Part 2: What’s next? The rise and rise of autonomous technology
Stephen Hawking once told the BBC that development of full artificial intelligence (AI) could spell the end of the human race.
And if you’re a sci-fi nut familiar with the 80s blockbusters Terminator and Blade Runner you’ll be more than aware of how things can turn out when technology literally has a mind of its own (check out Part 1 for more).
But what does Arnie in his infamous assassin-robot guise have to do with trucks? Well, the same technology capable of creating killer robots and self-aware weapons is the very same ‘autonomous technology’ underpinning the recent developments we’ve seen in self-driving trucks and platooning trials.
But does the road transport industry have anything nearly as serious to worry about? Or will the benefits of autonomous vehicles outweigh any of the bad?
We look at the latest developments and see what lies ahead.
Robots on the road
Late last year we published The Irrational Fear: Driverless trucks in 2015, outlining driverless truck fleets that are already a reality in Rio Tinto’s Yandicoogina and Nammuldi mining pits in Western Australia’s Pilbara.
Rio’s 22 trucks are managed remotely with workers controlling the most of action from an operations centre in Perth, some 1,200 kilometres way.
It’s these developments that make autonomous, or at the very least semi-autonomous, trucks seem all the more inevitable and imminent, which in turn throws up some curly questions.
What happens if an autonomous truck is faced with a drunk-driver driving the wrong way on the highway, what decision is reached? Can the driverless truck swerve and save a life? These life and death situations can and do happen, and who will be held responsible if something goes drastically wrong?
The first ‘platoons’ of semi-autonomous trucks participated in a cross-border journey from several European cities in April 2016, heralding a massive change in the way we view freight delivery in the future.
A platoon consists of two or three driverless trucks following each other at a pre-set distance by using connectivity technology and automated driving systems. If the lead truck encounters the need to slow down or brake, all the trucks in the platoon respond at once.
However, even in this ground-breaking trial, a driver was still on hand in the first truck, to take over if anything were to go wrong.
Platoons have been hailed for their safety as technology cannot get distracted, angry or fatigued, and, as National Truck Accident Research Centre estimates suggest, fatigue is a factor in up to 30 per cent of fatal crashes and 15 per cent of serious injury crashes on Australia’s roads, this could be a welcome development.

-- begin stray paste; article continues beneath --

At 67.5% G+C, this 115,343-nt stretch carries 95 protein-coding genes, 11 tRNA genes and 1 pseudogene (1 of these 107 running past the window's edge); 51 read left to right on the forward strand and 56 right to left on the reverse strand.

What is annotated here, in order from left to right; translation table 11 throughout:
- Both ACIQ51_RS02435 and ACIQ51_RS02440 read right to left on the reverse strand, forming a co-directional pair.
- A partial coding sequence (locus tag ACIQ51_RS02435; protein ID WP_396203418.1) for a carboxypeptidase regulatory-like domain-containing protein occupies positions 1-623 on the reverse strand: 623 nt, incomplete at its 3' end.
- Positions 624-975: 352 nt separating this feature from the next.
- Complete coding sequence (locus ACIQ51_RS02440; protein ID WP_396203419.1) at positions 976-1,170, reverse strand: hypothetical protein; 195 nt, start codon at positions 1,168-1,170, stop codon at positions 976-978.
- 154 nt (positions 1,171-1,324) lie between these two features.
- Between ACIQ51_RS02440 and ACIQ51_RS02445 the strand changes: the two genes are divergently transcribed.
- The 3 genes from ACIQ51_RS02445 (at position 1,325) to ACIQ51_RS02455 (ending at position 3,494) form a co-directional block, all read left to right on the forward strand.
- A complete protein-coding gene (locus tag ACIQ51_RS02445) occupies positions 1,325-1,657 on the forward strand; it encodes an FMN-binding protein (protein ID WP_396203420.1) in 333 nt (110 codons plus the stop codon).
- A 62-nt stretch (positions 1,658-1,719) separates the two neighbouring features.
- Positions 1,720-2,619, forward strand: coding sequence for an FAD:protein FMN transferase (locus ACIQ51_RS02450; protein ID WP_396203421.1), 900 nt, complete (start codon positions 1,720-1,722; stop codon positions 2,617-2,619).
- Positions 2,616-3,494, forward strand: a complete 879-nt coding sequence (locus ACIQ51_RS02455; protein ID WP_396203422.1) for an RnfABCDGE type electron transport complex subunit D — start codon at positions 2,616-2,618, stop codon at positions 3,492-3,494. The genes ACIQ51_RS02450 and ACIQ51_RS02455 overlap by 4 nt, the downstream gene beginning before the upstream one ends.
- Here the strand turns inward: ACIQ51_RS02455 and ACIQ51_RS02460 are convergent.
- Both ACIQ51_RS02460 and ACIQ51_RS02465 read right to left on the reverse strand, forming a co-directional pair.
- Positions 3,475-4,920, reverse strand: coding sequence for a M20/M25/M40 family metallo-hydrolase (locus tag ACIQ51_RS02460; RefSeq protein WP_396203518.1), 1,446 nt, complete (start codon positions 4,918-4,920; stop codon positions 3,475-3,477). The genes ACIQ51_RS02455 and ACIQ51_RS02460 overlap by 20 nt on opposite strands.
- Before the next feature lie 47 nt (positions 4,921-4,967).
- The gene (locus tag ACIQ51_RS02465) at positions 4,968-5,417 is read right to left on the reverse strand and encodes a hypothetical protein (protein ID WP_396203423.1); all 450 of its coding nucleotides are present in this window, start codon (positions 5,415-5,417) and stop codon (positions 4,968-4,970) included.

Transport manufacturers have started using the technology in America after a mammoth 16,000 hours of testing, and claim to have found that drivers piloting autonomous trucks were 25 per cent less drowsy on average than drivers behind the wheel of conventional trucks. Less drowsy drivers potentially equates to fewer crashes on the road.
Along with safety, lower fuel costs are another benefit of autonomous truck platoons, as the close-distance between the vehicles reduces drag. Participants in the European platooning trial estimated fuel savings of up to 10 per cent.
Along with fuel savings, Steve Nuttall, Account Director for Australia’s ACA research, suggests autonomous trucks could provide the following, immediate benefits…
- Improved safety
- Lower overall fleet running costs
- Enhanced driver productivity
- Lower compliance costs
- Lower repair costs
- Improved customer service
- Lower staff expenses
The benefits might seem obvious but a raft of practical issues are posed by taking humans out of the equation.
With research showing the majority of Australian freight being delivered within the state of origin, co-ordinating a real person at the other end to unload the goods is still going to be a given.
And for shorter journeys within the state,will it ever be worth taking a driver – who can serve as a labourer at the point of delivery – out of the mix?
Not to mention the troubleshooting that is par for the course for truck drivers – changing flat tyres, dealing with minor maintenance issues, responding to hazardous road and weather conditions, and having the flexibility to respond to ad-hoc requests that can enable a business to provide that extra level of customer service on the day.
The fact remains many of us wouldn’t get on a plane without a human pilot at the pointy end. So would we ever allow trucks on our roads without a living, breathing driver at the wheel?
The answer to that question simply isn’t clear yet.
ACA Research suggests the future of the Australian road landscape could look something like this…
2017: Volvo sells driverless car
2018: Nissan to start selling driverless cars
2019-20: Tests to offer full autopilot capability
2020: GM, Mercedes, Audi, Nissan, BMW and Renault to release semi-autonomous vehicle. Volvo to sell ‘crash-free’ car
2025: Daimler, GM and Ford expect to release self-driving models
2026-2035: Several sources predict autonomous cars will be standard issue
2035: Most cars will operate independent from human control
2040: The international Institute of Electrical and Electronics Engineers (IEEE) estimates that up to 75 per cent of all vehicles will be autonomous
The evidence strongly suggests autonomous vehicles will be an inevitable feature of road transport in the future, this much we know to be true.
Exactly what shape it takes, is of course anyone’s guess.
It’s important not to overestimate the short-term change either. Whilst there are some breathtaking AI advancements in military circles for example, their immediate or even long-term application in the civilian world is simply not feasible.
Similarly, it’s hazardous to underestimate long-term change too. Having the ability to adapt to change is critical.